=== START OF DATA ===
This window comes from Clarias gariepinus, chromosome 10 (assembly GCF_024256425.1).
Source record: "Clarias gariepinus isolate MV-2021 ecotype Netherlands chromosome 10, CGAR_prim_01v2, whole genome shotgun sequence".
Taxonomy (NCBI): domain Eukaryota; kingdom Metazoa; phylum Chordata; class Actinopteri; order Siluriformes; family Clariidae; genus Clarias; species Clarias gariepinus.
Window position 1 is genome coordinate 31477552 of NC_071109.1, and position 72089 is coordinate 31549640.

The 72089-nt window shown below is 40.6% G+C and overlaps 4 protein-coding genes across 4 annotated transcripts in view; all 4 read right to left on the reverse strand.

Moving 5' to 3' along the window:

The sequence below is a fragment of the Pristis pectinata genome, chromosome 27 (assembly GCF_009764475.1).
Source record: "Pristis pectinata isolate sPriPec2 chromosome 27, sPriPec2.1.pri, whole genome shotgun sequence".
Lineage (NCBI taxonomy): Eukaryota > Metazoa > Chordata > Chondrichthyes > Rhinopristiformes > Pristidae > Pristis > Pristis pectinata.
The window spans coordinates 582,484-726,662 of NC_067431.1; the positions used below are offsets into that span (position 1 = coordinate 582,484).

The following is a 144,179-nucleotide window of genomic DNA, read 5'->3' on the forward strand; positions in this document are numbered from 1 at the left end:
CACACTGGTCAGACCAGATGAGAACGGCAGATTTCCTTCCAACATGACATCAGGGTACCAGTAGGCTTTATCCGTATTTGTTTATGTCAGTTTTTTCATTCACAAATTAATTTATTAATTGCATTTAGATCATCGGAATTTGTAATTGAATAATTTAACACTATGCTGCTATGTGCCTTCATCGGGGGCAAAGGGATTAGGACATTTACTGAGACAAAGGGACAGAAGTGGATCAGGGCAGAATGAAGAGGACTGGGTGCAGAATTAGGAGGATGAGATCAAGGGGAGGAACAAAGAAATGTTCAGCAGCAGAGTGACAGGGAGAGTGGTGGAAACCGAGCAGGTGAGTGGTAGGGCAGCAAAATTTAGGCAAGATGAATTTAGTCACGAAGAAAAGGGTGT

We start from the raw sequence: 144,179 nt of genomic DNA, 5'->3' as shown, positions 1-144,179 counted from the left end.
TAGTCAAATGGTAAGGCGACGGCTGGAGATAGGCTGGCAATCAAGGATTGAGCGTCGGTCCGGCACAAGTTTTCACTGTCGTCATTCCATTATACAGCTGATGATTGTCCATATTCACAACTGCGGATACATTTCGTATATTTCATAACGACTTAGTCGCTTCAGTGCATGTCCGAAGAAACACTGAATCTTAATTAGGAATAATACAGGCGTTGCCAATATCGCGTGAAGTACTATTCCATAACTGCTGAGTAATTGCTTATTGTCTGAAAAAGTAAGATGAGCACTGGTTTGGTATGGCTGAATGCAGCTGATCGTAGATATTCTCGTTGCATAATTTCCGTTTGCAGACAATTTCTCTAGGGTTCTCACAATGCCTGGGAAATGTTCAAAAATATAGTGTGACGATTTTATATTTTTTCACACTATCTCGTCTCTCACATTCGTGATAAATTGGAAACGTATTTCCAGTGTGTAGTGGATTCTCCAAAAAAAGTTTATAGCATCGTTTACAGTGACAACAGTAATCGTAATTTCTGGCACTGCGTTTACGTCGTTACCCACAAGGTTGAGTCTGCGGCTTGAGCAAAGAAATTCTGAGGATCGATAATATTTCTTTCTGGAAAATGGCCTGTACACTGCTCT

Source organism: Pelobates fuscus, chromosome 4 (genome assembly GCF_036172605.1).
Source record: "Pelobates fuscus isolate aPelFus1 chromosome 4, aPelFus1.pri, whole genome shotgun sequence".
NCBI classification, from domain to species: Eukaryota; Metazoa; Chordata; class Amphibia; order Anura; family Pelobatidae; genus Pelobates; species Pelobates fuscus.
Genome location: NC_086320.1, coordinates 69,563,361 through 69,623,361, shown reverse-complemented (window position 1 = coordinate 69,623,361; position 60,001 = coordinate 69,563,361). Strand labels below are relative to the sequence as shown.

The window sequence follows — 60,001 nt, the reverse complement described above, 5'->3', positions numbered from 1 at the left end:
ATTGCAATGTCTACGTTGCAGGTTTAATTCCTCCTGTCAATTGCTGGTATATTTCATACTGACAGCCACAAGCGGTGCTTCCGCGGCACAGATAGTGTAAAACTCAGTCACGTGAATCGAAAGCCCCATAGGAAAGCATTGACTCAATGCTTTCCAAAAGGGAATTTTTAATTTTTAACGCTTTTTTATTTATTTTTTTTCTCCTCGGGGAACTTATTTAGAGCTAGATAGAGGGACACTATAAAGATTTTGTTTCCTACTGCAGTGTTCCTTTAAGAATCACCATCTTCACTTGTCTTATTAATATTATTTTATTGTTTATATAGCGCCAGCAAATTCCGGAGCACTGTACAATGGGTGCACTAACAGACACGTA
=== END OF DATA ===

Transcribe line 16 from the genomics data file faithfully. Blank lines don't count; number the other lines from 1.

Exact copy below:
Source record: "Pelobates fuscus isolate aPelFus1 chromosome 4, aPelFus1.pri, whole genome shotgun sequence".